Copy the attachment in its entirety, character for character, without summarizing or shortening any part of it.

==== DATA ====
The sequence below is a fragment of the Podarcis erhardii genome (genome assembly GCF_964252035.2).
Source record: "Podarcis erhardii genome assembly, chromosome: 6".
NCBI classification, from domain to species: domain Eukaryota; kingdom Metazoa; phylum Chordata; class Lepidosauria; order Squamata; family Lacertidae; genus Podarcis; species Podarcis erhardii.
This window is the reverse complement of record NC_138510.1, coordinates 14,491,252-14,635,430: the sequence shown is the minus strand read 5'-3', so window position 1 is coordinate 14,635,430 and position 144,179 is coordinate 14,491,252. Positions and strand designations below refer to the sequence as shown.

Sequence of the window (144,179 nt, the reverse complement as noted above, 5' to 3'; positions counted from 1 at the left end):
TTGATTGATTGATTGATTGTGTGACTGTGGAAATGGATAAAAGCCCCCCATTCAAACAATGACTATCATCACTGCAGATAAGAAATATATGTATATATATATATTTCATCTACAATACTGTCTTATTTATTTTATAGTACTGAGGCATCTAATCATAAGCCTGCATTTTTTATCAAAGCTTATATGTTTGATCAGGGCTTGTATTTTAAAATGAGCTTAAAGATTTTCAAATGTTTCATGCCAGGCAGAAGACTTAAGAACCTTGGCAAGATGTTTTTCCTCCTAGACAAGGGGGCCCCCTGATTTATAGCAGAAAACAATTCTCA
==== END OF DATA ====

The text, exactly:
The sequence below is a fragment of the Podarcis erhardii genome (genome assembly GCF_964252035.2).
Source record: "Podarcis erhardii genome assembly, chromosome: 6".
NCBI classification, from domain to species: domain Eukaryota; kingdom Metazoa; phylum Chordata; class Lepidosauria; order Squamata; family Lacertidae; genus Podarcis; species Podarcis erhardii.
This window is the reverse complement of record NC_138510.1, coordinates 14,491,252-14,635,430: the sequence shown is the minus strand read 5'-3', so window position 1 is coordinate 14,635,430 and position 144,179 is coordinate 14,491,252. Positions and strand designations below refer to the sequence as shown.

Sequence of the window (144,179 nt, the reverse complement as noted above, 5' to 3'; positions counted from 1 at the left end):
TTGATTGATTGATTGATTGTGTGACTGTGGAAATGGATAAAAGCCCCCCATTCAAACAATGACTATCATCACTGCAGATAAGAAATATATGTATATATATATATTTCATCTACAATACTGTCTTATTTATTTTATAGTACTGAGGCATCTAATCATAAGCCTGCATTTTTTATCAAAGCTTATATGTTTGATCAGGGCTTGTATTTTAAAATGAGCTTAAAGATTTTCAAATGTTTCATGCCAGGCAGAAGACTTAAGAACCTTGGCAAGATGTTTTTCCTCCTAGACAAGGGGGCCCCCTGATTTATAGCAGAAAACAATTCTCA